Bitter & Sweet
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For many migrant Australians, food is a way to connect to our spiritual ancestry. It is a powerful, evocative, revelatory – and delicious! – way that we maintain our relationship to our birth-country, to our parents, and to the possibilities of evolving our expanding identities.
For Zeina, a 40-something Palestinian Australian chef living in Sydney, food is a lifeline. When she cooks, she reaches a transcendent state, a way of “uncover[ing] hidden truths within herself”.
A colleague describes her as an “intense, quiet chef who’s too good to talk to anyone but her ingredients”. But she’s not apologising – “She liked the intensity of being a chef”, and when she cooks, “time and space widened, expanded.”
When we meet Zeina at the beginning of Amal Awad’s novel Bitter & Sweet, cooking has become her only salvation as she struggles to balance a toppling tray of personal crises. Her father’s health is deteriorating while his restaurant crumbles. Her marriage has fractured – she hasn’t seen her husband for a couple of months (the reason for this falling-out is teasingly dangled in front of readers for the first half of the book). She has “entered her forties with lower back problems and a greater desire for comfort and aloneness”.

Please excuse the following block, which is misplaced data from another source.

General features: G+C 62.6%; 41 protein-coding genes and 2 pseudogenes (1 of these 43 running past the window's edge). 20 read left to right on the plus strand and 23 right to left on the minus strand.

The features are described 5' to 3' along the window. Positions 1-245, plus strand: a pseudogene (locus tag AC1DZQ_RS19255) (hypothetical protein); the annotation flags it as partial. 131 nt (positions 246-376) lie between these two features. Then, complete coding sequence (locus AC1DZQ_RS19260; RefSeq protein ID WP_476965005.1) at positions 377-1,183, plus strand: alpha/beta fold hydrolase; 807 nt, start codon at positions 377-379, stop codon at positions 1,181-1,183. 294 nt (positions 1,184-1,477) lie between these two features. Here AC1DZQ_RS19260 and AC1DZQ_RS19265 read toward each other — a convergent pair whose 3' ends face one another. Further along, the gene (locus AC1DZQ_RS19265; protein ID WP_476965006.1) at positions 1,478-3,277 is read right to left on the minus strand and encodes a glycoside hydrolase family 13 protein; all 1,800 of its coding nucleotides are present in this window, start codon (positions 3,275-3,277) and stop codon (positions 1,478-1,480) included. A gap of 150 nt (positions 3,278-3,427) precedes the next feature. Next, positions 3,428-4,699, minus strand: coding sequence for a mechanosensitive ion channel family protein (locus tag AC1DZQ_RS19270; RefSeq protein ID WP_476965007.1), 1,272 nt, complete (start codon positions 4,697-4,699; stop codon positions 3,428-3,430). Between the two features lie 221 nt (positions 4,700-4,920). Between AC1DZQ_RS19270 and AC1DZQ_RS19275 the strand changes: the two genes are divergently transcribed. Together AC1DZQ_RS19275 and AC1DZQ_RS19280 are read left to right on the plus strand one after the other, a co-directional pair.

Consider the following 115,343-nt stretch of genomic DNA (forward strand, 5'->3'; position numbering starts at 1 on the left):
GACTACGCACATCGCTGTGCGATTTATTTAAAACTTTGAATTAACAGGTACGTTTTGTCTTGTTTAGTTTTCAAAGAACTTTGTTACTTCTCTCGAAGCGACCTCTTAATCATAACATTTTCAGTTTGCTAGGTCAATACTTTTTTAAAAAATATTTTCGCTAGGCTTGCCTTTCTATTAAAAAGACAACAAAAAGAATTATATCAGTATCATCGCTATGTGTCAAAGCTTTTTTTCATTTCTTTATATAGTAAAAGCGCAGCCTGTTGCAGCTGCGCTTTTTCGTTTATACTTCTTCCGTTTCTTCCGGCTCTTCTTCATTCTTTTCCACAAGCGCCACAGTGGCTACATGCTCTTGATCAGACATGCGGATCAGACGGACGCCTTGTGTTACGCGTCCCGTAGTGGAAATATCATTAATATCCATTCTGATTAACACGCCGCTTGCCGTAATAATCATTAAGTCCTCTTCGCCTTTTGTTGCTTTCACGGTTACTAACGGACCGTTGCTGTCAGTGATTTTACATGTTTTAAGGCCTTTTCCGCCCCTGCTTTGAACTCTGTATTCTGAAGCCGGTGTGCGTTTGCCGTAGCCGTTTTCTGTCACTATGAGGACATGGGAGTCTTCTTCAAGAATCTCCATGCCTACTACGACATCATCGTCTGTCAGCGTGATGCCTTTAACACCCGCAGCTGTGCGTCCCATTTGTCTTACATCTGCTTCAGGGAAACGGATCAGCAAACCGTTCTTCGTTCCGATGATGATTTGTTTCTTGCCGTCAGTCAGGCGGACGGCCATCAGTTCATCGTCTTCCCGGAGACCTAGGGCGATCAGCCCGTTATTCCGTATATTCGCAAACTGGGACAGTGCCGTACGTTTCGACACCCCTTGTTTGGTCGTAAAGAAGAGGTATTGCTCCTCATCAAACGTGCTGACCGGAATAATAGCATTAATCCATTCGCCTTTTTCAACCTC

Still, the burden of caregiving falls on her, as it so often inevitably does for women. When it becomes clear that her father can no longer manage his restaurant alone (especially after a busted pipe inadvertently creates a lake in the middle of the kitchen), Zeina gives up her job as head chef at a fancy inner-city eatery to take care of father and restaurant.
Meanwhile, her cousin Faye, a successful food influencer who is “more Aussie than Arab”, is stealing words straight from Zeina’s mouth, “folding herself into this Arabness for the media”. Faye is a “walking embodiment of a vision board”, and every time Zeina sees her in the pages of a glossy magazine, it is a reminder of what she has failed to do.
For this heroine, the conventional midlife crisis trope is not the affair, the sports car and the new haircut. It’s quitting her job, becoming a full-time carer for her father and incidentally becoming a hospitality entrepreneur.